Abstract #5 Kay et al. (2012)
Introduction: The benefits of preexercise muscle stretching have been recently questioned after reports of significant poststretch reductions in force and power production. However, methodological issues and equivocal findings have prevented a clear consensus being reached. As no detailed systematic review exists, the literature describing responses to acute static muscle stretch was comprehensively examined. Methods: MEDLINE, ScienceDirect, SPORTDiscus, and Zetoc were searched with recursive reference checking. Selection criteria included randomized or quasi-randomized controlled trials and intervention-based trials published in peer-reviewed scientific journals examining the effect of an acute static stretch intervention on maximal muscular performance. Results: Searches revealed 4559 possible articles; 106 met the inclusion criteria. Study design was often poor because 30% of studies failed to provide appropriate reliability statistics. Clear evidence exists indicating that short-duration acute static stretch (<30 s) has no detrimental effect (pooled estimate = −1.1%), with overwhelming evidence that stretch durations of 30–45 s also imparted no significant effect (pooled estimate = −1.9%). A sigmoidal dose–response effect was evident between stretch duration and both the likelihood and magnitude of significant decrements, with a significant reduction likely to occur with stretches ≥60 s. This strong evidence for a dose–response effect was independent of performance task, contraction mode, or muscle group. Studies have only examined changes in eccentric strength when the stretch durations were >60 s, with limited evidence for an effect on eccentric strength. Conclusions: The detrimental effects of static stretch are mainly limited to longer durations (≥60 s), which may not be typically used during preexercise routines in clinical, healthy, or athletic populations. Shorter durations of stretch (<60 s) can be performed in a preexercise routine without compromising maximal muscle performance.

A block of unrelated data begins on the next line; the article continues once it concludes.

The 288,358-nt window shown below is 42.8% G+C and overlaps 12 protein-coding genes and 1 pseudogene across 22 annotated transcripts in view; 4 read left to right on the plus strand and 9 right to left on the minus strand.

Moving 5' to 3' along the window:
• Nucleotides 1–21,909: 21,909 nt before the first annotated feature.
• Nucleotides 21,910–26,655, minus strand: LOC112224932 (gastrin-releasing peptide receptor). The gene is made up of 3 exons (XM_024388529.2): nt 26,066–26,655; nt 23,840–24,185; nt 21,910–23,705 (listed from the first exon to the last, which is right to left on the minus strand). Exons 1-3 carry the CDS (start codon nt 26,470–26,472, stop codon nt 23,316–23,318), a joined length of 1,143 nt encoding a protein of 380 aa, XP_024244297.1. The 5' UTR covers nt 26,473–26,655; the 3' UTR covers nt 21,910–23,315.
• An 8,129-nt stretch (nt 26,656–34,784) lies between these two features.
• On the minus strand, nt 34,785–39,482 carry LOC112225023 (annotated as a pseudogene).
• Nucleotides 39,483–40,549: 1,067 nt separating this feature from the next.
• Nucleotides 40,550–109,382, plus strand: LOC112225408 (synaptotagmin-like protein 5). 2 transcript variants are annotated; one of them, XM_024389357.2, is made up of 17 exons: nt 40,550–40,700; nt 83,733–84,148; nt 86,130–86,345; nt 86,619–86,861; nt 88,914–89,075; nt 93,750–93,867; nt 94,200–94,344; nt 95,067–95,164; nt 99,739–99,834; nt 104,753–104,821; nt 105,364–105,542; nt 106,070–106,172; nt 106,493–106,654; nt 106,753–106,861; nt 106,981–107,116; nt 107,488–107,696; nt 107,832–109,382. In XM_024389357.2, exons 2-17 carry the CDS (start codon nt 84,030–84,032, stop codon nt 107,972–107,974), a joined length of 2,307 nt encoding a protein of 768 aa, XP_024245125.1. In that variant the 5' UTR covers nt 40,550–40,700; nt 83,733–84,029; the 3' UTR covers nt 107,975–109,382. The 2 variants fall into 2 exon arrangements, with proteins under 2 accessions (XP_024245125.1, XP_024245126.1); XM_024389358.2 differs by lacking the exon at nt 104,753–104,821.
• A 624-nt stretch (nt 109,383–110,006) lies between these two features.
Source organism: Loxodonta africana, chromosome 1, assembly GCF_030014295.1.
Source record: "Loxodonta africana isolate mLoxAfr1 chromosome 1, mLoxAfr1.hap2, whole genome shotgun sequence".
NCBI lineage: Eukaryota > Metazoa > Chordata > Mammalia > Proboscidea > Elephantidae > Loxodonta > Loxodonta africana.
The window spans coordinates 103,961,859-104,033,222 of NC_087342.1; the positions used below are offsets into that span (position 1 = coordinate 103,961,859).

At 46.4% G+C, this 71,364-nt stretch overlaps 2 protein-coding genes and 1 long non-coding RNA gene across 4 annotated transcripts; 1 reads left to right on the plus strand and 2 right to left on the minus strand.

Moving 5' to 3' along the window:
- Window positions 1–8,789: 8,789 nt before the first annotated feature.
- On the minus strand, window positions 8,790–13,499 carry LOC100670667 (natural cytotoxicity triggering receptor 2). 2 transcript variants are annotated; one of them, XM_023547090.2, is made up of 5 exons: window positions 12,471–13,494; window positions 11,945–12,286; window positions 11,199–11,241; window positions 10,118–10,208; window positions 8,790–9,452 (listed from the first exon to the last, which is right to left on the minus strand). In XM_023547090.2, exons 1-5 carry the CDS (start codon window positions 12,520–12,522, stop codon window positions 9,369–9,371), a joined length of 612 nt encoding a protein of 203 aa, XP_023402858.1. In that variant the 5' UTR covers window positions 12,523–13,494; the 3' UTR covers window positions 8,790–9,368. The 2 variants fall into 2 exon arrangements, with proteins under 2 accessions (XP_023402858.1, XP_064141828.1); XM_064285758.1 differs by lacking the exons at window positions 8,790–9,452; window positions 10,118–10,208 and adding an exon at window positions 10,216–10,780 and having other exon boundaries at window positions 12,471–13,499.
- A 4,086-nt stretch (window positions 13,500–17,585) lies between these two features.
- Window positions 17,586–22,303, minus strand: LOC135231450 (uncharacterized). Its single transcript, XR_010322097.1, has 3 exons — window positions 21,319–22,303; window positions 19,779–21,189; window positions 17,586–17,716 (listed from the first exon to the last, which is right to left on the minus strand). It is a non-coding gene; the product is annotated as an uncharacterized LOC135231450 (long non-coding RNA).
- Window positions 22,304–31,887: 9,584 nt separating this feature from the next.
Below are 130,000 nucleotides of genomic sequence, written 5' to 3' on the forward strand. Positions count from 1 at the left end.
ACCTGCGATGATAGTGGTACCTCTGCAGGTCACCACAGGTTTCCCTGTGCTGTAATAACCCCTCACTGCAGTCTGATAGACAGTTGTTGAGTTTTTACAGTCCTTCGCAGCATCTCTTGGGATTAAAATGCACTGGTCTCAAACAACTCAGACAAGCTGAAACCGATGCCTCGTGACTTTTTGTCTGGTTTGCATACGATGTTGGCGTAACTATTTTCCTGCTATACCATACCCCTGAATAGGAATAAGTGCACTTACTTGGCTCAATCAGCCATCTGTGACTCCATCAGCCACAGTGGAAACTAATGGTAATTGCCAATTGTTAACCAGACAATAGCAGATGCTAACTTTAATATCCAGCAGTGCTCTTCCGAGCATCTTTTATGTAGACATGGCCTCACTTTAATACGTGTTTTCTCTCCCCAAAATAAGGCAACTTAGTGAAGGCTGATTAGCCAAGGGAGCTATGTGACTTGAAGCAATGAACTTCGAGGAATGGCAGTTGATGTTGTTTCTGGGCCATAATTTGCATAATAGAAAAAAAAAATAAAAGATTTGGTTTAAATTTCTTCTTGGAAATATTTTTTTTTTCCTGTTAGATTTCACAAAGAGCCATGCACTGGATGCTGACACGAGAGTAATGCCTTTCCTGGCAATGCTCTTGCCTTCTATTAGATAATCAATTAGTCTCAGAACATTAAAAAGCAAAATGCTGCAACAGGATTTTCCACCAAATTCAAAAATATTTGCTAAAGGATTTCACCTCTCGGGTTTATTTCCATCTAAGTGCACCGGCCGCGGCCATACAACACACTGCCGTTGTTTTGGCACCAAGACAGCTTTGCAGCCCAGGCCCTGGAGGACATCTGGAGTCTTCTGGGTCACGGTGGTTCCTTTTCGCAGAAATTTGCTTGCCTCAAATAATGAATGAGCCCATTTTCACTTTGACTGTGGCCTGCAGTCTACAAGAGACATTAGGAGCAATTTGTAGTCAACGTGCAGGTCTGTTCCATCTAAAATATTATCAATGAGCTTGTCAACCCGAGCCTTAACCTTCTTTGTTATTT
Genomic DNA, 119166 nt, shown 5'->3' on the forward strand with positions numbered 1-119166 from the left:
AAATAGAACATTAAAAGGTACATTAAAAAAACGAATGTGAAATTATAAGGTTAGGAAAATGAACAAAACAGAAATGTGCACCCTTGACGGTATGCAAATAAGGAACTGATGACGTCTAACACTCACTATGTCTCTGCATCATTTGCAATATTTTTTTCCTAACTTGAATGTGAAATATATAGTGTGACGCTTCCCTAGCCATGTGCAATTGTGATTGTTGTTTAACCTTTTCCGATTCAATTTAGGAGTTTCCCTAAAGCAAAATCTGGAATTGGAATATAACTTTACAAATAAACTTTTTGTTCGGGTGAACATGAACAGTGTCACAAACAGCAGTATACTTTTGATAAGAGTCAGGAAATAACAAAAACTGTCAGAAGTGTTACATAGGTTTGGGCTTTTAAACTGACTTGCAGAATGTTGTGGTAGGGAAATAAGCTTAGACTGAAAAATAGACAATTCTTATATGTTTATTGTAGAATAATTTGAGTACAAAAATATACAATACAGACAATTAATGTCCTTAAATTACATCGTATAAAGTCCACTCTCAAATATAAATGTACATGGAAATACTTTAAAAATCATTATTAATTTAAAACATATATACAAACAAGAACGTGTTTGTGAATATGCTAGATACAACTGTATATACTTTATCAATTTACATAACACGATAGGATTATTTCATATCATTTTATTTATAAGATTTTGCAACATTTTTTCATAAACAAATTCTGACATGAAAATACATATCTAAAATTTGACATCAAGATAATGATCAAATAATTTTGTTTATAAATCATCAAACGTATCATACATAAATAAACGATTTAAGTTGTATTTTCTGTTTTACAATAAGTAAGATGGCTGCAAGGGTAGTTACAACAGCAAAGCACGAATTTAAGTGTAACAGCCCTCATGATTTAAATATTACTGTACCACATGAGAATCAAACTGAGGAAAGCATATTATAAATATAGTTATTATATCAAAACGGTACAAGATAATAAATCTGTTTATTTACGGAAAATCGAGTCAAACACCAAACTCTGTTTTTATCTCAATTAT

- 09-20-2012, 02:24 PM
I started reading but then it made my head hurt..SorryControlled Labs Board Rep
CONTROLLED LABS products are produced in a GMP for Sport certified facility.
09-20-2012, 02:54 PM
I believe you are right on 2 and 5.
1 & 4 is experimental, 3 is descriptive.
The educator in me now wants you to tell us why.